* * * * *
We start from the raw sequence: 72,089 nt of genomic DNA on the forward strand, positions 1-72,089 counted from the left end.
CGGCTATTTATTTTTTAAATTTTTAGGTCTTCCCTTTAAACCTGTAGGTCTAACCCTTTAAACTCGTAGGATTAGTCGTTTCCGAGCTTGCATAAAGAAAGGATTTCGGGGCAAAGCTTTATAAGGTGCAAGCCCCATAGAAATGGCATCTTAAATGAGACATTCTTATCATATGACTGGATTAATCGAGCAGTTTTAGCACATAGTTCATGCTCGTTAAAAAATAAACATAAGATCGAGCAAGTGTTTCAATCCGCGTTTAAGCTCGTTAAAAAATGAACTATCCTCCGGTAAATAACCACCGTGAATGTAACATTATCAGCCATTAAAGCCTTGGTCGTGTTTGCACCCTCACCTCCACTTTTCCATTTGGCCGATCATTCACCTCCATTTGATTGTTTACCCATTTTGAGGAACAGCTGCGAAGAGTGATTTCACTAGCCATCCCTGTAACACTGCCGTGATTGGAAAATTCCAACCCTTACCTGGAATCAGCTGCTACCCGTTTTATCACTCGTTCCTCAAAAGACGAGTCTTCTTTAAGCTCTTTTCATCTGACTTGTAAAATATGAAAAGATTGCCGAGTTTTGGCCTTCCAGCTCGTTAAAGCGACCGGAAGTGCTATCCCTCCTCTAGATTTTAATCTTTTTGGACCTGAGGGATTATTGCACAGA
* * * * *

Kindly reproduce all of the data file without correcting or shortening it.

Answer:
We start from the raw sequence: 72,089 nt of genomic DNA on the forward strand, positions 1-72,089 counted from the left end.
CGGCTATTTATTTTTTAAATTTTTAGGTCTTCCCTTTAAACCTGTAGGTCTAACCCTTTAAACTCGTAGGATTAGTCGTTTCCGAGCTTGCATAAAGAAAGGATTTCGGGGCAAAGCTTTATAAGGTGCAAGCCCCATAGAAATGGCATCTTAAATGAGACATTCTTATCATATGACTGGATTAATCGAGCAGTTTTAGCACATAGTTCATGCTCGTTAAAAAATAAACATAAGATCGAGCAAGTGTTTCAATCCGCGTTTAAGCTCGTTAAAAAATGAACTATCCTCCGGTAAATAACCACCGTGAATGTAACATTATCAGCCATTAAAGCCTTGGTCGTGTTTGCACCCTCACCTCCACTTTTCCATTTGGCCGATCATTCACCTCCATTTGATTGTTTACCCATTTTGAGGAACAGCTGCGAAGAGTGATTTCACTAGCCATCCCTGTAACACTGCCGTGATTGGAAAATTCCAACCCTTACCTGGAATCAGCTGCTACCCGTTTTATCACTCGTTCCTCAAAAGACGAGTCTTCTTTAAGCTCTTTTCATCTGACTTGTAAAATATGAAAAGATTGCCGAGTTTTGGCCTTCCAGCTCGTTAAAGCGACCGGAAGTGCTATCCCTCCTCTAGATTTTAATCTTTTTGGACCTGAGGGATTATTGCACAGA